Latest Round Counter Tech from Secubit

Posted on: January 31st, 2017 by Will Rodriguez 2 Comments
Fictional Portrayal of Shot Counter Tech, M41 Pulse Rifle from the movie Aliens. WeaponReplica.com

Round counters were once a dream or concept for science fiction movies.  They may have finally become a real world practicality facilitating a huge leap in weapons maintenance.  ADS and Secubit will be showcasing their paradigm changing approach WeaponLogic, at Shot Show 2017.

Since the advent of large capacity magazines, soldiers have searched for ways to keep track of how many rounds remained in that magazine.  Besides obviously trying to count the number of rounds fired, early approaches included loading the last five to ten rounds with tracer to warn the service member of a soon to be empty magazine.   Hardware solutions have included holes in magazines, clear windows and even clear magazines.

Real technology to count the rounds in a magazine seemed to only exist in movies like the 1986 movie Aliens with the M41A Pulse Rifle.  That movie actually inspired military acquisition as they developed the Objective Individual Combat Weapon (OICW).

Our military has been pursuing round count capability for decades.  As a project officer at the Infantry’s Battle Lab at Ft. Benning, the first I heard of the Army’s desire to have a round counter on its rifles was in the doomed land warrior program.  It was bantered about even more as a capability for the later objective force and future force warrior programs.  Neither program had a specific weapon identified but the capability was something that was desirable.  Using round count, the ability to forecast equipment failure was definitely part of the vehicles that made up the Future Combat System program and something round counters up to that time did not offer.

One of the last indicators of military interest in incorporating shot counter capability is a briefing that is almost a decade old.  Over the last decade and a half the military has been largely focused on the current fight and not really pursued shot counter capability but industry has tried to advance it.

Most previous efforts have been directed at the previously described capability of providing the user information on how many rounds they have fired.   CAA produced the CDMAG AR magazine that shows the round count in the base.  Magpul installed a window in their later generation magazines.  RADETEC developed a device that sat on the right side of the pistol and counted the number of rounds fired from a pistol.  (That worked ok for a left handed shooter but a right handed shooter would need to tilt the gun to see the readout).  None of these approaches addressed maintenance issues.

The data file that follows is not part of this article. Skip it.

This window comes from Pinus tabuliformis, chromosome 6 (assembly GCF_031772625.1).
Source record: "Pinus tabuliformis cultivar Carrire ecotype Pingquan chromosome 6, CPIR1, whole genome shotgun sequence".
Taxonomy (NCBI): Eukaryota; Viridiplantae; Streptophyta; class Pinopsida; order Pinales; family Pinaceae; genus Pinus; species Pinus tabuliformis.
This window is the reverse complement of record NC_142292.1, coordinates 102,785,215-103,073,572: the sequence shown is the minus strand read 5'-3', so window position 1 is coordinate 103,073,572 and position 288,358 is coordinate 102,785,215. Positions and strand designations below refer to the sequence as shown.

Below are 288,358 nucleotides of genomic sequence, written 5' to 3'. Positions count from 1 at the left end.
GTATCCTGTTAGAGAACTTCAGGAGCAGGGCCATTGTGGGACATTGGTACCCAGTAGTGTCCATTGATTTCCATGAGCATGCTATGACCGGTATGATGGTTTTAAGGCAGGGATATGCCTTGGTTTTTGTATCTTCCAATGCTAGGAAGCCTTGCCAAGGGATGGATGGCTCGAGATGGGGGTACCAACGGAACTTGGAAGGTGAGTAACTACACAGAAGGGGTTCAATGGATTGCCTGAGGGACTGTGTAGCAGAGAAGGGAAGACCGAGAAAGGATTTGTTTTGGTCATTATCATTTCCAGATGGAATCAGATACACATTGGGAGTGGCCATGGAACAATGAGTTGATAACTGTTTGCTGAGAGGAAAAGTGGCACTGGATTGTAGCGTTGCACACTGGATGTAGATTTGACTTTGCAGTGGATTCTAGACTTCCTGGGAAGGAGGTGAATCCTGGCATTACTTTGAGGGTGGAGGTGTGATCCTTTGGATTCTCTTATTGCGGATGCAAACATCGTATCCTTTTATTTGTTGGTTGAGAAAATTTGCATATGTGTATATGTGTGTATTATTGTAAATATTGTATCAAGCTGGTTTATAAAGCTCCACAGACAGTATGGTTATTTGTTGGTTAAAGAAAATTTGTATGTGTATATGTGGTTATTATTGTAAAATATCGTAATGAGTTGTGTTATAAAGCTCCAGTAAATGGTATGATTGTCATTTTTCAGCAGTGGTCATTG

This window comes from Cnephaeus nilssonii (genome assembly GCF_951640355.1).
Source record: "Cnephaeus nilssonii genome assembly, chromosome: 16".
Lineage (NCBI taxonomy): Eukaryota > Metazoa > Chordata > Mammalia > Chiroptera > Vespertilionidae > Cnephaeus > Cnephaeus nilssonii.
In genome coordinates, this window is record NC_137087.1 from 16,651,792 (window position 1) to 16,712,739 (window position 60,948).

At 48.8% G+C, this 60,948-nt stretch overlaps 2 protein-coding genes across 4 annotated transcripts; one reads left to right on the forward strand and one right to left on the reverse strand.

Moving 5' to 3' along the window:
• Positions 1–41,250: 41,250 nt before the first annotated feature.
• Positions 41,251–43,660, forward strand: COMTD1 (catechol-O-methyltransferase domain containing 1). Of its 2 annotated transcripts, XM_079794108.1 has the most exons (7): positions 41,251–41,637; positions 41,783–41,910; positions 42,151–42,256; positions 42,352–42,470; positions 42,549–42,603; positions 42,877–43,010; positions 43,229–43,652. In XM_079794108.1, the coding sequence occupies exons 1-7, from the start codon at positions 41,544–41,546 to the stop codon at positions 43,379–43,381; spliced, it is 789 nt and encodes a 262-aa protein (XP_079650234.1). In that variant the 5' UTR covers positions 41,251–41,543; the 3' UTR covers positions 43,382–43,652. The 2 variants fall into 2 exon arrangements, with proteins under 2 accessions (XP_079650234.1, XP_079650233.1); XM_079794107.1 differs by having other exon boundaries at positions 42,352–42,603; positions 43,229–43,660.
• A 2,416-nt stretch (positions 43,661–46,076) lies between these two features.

Secubit has taken a radically different tack on the capability with WeaponLogic.  WeaponLogic’s round counter approach is not to provide the user information on how many rounds they have fired but to provide a tool for firearms maintainers to determine the usage seen by a particular firearm as a predictive tool to improve reliability.  Hidden in the pistol grip of a firearm sits a black box counting rounds dry fired, fired, the rate of fire and even the use of higher pressure producing ammo.

WeaponLogic’s counter that fits in an AR-15/M-4 pistol grip. Secubit Photo.

WeaponLogic’s counter that fits in an AR-15/M-4 pistol grip. Secubit Photo.

The counter is installed at the armorer level.  It fits in a variety of existing grips with more being added.  Battery life is reported at a whopping 15+ years. Each counter can capture up to a million rounds of data.

Periodically, the information can be collected in a handy handheld device called a Data Collection Device (DCD) and then downloaded to a maintainer’s computer allowing armorers to keep a much more accurate count of rounds fired by the weapons under his charge.  Previously keeping track of a weapons usage rested on super diligent users keeping track of the rounds they fired.  That’s something really only snipers typically do.  More often than not, most units relied on unit armorers to keep track of how many rounds were fired.  Often that was done by taking the ammo allocated to his unit during a training event and dividing it by the number of weapons that fired that round in his arms room.  That technique is highly inaccurate at best and in the fluidity of combat, useless.

WeaponLogic’s DCD handheld reader. Secubit Photo

WeaponLogic’s DCD handheld reader. Secubit Photo